Roll
The image appears to drift up or down because the synchronization signals recorded on the tape to keep it oriented horizontally and vertically are faulty, or because the recording or display equipment are malfunctioning.

Scratches
The tape is physically damaged, which results in the appearance of solid lines when the tape is played back.

Shedding and sticky shed
Videotape has a base layer underneath an oxide coating. The oxide coating is the recording surface. If these two layers separate, the oxide may begin to fall off and clog the heads.

Signal-to-noise ratio (S/N)
Refers to the proportion of desired audio and video signal information to undesired audio and video signal information, expressed in decibels (dBs). Higher numbers generally indicate better audio and video.

Skew
This problem appears as a bend in the top or bottom portion of the image and can be caused when the playback deck doesn't maintain the correct tension on the tape.

Snow
The random speckled black and white pattern that appears when there is noise present.

Squeal
This problem appears on playback and is caused by dirt or other substances on the playback equipment and also by a loss of lubrication on the tape.

Sticking
When a tape is played back, it can stick momentarily but repeatedly to one of the heads on the playback deck. The tape sticks, then releases, then sticks again. This can cause squealing and may physically damage the tape itself.

Sticky tape and shedding
This deteriorated tape has a tacky or gummy surface, which is soft. The binder and coating of the tape can separate and the magnetic coating falls off when the tape is played back. This process of shedding produces dropouts and can leave gummy deposits on equipment.

Tape pack slip
A lateral slip of particular tape windings causes high or low spots in an otherwise smooth tape pack. These unevenly wound areas are easily seen when the tape reel lies flat. Pack slip can cause subsequent edge damage when the tape is played, as it will unwind unevenly and may make contact with the tape reel flange.

Termination
to complete a circuit by connecting a resistive load to it. A video termination is typically a male BNC connector which contains a 75 ohm resistive load. When there are looping inputs, any unused looping input must be terminated in 75 ohms to ensure proper signal levels and to minimize reflections.

Time base
Synchronizing signals are recorded on a tape, along with picture and sound information. This sync information enables the images to be played back in a stable fashion, oriented properly both vertically and horizontally. Changes in these synchronizing or timing signals cause time base errors that result in disturbances to the images.

Tracking
Tracking information is also recorded on the tape. If this tracking path isn't precisely followed when the tape is played back, the resulting tracking errors can produce unstable images.

Video signal-to-noise ratio
The ratio of usable signal to undesirable noise in a black and white picture.

Vinegar syndrome
This refers to the decomposition of an acetate based magnetic tape layer. It causes the tape to smell like vinegar and results in a faster loss of the backing.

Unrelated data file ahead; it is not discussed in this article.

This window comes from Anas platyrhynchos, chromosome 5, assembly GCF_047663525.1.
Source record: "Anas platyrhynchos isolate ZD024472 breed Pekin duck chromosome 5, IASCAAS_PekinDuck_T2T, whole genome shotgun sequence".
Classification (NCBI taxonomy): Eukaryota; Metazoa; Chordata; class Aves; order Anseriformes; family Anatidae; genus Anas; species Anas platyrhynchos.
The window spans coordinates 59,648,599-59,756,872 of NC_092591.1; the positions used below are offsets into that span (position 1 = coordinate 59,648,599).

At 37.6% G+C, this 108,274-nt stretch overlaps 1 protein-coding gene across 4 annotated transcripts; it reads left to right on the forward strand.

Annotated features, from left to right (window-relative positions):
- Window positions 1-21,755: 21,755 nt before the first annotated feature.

Winding
The tape should be evenly wound onto the reel, with no high or low areas, and with an even tension, so the tape is not tight in some areas and lose in others. Pack slip refers to uneven winding.

Getting Started

Basic Planning Questions

Many people think of preservation simply as the remastering of a given tape to a newer, more stable format. While important, this may not be the place to begin your preservation program. Planning and education will help you to prioritize how your funds and energies should be spent and help you to avoid re-inventing the preservation wheel.

Initial work emphasizes protecting the tapes from damage or deterioration, assessing what you have, and designing a plan with short-term and long-term goals. Of course, if you're in an emergency situation and the tapes are in immediate danger, you should seek professional help immediately; see the sections on Cleaning and Disasters .

All tapes are not equal. If you have a large collection, you probably need to consider priorities. The following questions can help you evaluate your holdings and establish short-term goals. This step helps you gather basic information to create a preservation plan and will help you explain your process to others outside your organization.
 

  • How, when and why were the works acquired? Were they donated, produced, rescued?
  • What is the value of the tapes? Why are they important to save? Who will use them?
  • Do you have legal rights to the tapes? If not, can you identify the owner? Are rights potentially at question? How can copyright and ownership be addressed? Should these issues affect your actions toward preservation?
  • Are there different collections within the holdings? How are these identified? Are some more valuable, unique, endangered? Do some pose more difficult preservation problems, for example ownership questions?
  • What stage in the production process do the tapes represent? Are they masters, sub-masters, camera or audio originals, viewing copies?
  • Which tapes or collections are unique, representing the only copy or one of only a few surviving copies?
  • What are the finding aids for the holding? Do any tape lists or catalogs exist? What portion of the holdings do they represent?
  • Do you know how the tapes have been stored?
  • What is the overall condition of the tapes? Which tapes are on obsolete or endangered formats? Which are the oldest?
  • Does the mission of your organization include preservation? If not, should it? Should you consider giving your collection to another organization better able to care for the work?
  • What staff and financial resources can you commit to preservation on the short-term? Long-term?
  • What do the above questions tell you about how to proceed?

Evaluate & Improve Your Storage Environment